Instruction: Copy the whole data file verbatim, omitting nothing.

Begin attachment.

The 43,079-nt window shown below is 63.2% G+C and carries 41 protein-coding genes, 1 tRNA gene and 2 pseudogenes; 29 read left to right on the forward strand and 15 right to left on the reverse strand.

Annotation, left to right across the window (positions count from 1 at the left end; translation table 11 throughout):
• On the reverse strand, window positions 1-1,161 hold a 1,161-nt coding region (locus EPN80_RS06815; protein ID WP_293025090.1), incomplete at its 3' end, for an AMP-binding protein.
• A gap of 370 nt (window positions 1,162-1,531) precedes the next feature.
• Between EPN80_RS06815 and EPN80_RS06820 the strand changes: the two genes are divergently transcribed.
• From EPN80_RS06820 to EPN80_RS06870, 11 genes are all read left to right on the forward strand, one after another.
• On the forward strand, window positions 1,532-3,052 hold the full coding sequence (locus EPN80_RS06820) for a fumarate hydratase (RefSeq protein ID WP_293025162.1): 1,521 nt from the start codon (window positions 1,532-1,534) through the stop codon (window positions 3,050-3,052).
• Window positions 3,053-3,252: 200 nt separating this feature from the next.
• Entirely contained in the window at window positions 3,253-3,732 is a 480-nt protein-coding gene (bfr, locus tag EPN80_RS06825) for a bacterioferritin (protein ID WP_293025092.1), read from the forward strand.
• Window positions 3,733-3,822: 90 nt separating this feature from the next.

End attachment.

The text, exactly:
The 43,079-nt window shown below is 63.2% G+C and carries 41 protein-coding genes, 1 tRNA gene and 2 pseudogenes; 29 read left to right on the forward strand and 15 right to left on the reverse strand.

Annotation, left to right across the window (positions count from 1 at the left end; translation table 11 throughout):
• On the reverse strand, window positions 1-1,161 hold a 1,161-nt coding region (locus EPN80_RS06815; protein ID WP_293025090.1), incomplete at its 3' end, for an AMP-binding protein.
• A gap of 370 nt (window positions 1,162-1,531) precedes the next feature.
• Between EPN80_RS06815 and EPN80_RS06820 the strand changes: the two genes are divergently transcribed.
• From EPN80_RS06820 to EPN80_RS06870, 11 genes are all read left to right on the forward strand, one after another.
• On the forward strand, window positions 1,532-3,052 hold the full coding sequence (locus EPN80_RS06820) for a fumarate hydratase (RefSeq protein ID WP_293025162.1): 1,521 nt from the start codon (window positions 1,532-1,534) through the stop codon (window positions 3,050-3,052).
• Window positions 3,053-3,252: 200 nt separating this feature from the next.
• Entirely contained in the window at window positions 3,253-3,732 is a 480-nt protein-coding gene (bfr, locus tag EPN80_RS06825) for a bacterioferritin (protein ID WP_293025092.1), read from the forward strand.
• Window positions 3,733-3,822: 90 nt separating this feature from the next.